Development and differentiation in rural Thailand : a case from the central region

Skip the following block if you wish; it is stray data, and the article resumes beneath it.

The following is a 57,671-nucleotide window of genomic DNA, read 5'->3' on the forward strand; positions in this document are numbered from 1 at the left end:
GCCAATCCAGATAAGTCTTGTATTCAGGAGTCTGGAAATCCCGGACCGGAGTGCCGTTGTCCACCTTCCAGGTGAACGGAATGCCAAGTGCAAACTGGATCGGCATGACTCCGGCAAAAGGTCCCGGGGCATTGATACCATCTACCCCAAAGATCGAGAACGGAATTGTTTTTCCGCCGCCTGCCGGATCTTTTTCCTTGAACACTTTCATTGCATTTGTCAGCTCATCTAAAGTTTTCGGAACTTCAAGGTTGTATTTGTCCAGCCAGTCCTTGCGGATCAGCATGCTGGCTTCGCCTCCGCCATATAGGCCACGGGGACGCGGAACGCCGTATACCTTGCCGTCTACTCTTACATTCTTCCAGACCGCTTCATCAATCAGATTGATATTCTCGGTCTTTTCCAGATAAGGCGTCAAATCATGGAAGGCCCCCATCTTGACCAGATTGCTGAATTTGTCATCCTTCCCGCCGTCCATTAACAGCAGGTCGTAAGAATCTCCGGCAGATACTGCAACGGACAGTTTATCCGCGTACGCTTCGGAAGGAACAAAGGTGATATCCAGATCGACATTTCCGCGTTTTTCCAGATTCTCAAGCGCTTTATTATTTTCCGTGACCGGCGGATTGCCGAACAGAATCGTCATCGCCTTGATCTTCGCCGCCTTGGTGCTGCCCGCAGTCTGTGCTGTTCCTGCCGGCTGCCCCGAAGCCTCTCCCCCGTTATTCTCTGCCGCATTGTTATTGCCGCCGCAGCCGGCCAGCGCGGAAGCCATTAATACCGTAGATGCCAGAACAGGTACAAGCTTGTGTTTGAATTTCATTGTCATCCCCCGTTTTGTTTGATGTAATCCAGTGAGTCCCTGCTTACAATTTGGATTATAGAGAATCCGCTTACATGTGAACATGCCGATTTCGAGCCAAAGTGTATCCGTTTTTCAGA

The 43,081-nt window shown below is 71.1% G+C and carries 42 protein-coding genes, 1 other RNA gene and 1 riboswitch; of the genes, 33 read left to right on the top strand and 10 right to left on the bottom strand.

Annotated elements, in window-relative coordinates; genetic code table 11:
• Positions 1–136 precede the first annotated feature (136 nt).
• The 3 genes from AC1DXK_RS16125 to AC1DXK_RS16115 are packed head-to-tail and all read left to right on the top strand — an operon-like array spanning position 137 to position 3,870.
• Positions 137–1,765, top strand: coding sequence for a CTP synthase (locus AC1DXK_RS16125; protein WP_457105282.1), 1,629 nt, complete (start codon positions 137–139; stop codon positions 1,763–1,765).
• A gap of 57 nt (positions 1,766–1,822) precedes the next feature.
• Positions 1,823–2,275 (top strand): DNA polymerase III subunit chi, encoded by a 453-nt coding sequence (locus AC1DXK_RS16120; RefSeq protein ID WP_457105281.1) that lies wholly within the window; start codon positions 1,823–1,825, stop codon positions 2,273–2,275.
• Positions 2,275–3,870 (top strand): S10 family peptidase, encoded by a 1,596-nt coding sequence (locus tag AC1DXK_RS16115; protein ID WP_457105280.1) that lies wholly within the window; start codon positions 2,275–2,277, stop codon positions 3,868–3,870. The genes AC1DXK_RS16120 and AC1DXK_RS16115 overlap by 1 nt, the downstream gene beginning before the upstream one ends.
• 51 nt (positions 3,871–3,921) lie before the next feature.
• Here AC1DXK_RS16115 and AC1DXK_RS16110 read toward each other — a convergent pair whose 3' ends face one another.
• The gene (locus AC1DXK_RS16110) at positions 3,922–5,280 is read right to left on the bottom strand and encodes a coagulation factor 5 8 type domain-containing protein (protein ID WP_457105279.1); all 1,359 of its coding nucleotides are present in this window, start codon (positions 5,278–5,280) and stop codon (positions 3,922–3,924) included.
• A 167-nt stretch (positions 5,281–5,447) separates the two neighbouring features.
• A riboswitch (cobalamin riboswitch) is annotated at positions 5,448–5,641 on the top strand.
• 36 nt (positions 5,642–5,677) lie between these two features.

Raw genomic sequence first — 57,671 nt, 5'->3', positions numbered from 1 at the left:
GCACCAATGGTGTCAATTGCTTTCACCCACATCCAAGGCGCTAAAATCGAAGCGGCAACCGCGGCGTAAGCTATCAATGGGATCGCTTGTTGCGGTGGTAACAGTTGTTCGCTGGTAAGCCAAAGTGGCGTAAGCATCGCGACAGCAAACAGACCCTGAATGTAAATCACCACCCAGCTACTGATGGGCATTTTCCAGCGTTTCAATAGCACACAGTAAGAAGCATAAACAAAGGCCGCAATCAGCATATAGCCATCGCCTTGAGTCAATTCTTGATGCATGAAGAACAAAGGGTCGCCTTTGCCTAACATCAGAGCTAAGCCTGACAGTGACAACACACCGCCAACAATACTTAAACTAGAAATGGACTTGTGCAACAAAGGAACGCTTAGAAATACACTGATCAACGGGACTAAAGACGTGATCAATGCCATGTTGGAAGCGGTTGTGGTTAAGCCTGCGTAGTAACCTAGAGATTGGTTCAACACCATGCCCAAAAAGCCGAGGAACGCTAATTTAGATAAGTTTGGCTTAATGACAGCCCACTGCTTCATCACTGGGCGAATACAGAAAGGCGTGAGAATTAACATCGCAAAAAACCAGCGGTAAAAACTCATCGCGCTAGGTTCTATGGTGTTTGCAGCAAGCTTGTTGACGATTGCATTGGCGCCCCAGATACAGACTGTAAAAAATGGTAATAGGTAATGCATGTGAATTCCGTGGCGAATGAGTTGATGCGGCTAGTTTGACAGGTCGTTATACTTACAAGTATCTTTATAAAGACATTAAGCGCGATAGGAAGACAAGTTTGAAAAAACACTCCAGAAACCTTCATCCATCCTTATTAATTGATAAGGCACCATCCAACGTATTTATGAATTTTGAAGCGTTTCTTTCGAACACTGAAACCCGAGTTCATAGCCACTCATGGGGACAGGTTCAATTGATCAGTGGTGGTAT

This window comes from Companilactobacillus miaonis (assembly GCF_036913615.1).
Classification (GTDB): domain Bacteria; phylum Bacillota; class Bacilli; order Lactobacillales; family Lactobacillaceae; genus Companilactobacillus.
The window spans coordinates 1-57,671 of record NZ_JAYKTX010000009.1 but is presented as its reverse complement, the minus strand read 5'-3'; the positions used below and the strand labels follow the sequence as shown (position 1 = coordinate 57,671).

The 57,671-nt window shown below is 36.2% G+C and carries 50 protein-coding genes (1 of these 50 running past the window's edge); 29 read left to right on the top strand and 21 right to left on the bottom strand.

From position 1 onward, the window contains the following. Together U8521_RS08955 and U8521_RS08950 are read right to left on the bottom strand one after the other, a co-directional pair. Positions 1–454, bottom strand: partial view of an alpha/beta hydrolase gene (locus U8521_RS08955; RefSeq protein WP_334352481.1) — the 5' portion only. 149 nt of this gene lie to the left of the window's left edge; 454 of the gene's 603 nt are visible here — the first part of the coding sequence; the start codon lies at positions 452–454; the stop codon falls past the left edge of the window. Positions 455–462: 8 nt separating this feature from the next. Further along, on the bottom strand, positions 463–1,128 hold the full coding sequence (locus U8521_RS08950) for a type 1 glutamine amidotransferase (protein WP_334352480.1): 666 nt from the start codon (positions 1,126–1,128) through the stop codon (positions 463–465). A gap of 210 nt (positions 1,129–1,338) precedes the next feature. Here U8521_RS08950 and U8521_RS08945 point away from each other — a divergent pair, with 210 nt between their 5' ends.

This thesis is a contribution to the study of rural development and social change. The economy, polity and society of rural Thailand has undergone enormous transformations in the past century and a half. These centre on the penetration of rural communities by structures of state and capital. An important aspect of this is the emergence of 'differentiation' (or 'stratification'): i.e., the development of disparities between the economic status and circumstances of households in the same locality. This thesis reports data pertaining to intra-village differentiation which were collected during an anthropological study of a rural community in Central Thailand. Rural differentiation in Thailand is considered from a number of related perspectives. Macro-level, historical transformations of the Thai countryside are discussed, and an interpretive model of the consequent stratification discernible in the village study site is presented. Ongoing processes of differentiation, which focus on the monopolisation of local resources by rural elites in the context of the developing village, are delineated. Data pertaining to informants' economic related decisions and behaviours reveal that different strata of villagers hold dissimilar 'economic attitudes': rich villagers' economic decision-making accords with Western notions of economic 'rationality' , whilst poor villagers tended to be both non-accumulatory and apparently reckless in the economic arena. Middle ranking villagers tended toward economic quiescence. This phenomenon is explained by a reconstruction of some elements of poor villagers' underlying system of values of beliefs. The consequences of intra-village differentiation for social identities and relations are discussed by reference to the 'class hypothesis': i.e., that the continued experience of increasing differentiation gives rise to class identities and, hence, class based social relations. Data suggest that, whilst stratification informs social identities and interactions to some extent, at present this is over-ridden by other, noneconomic factors.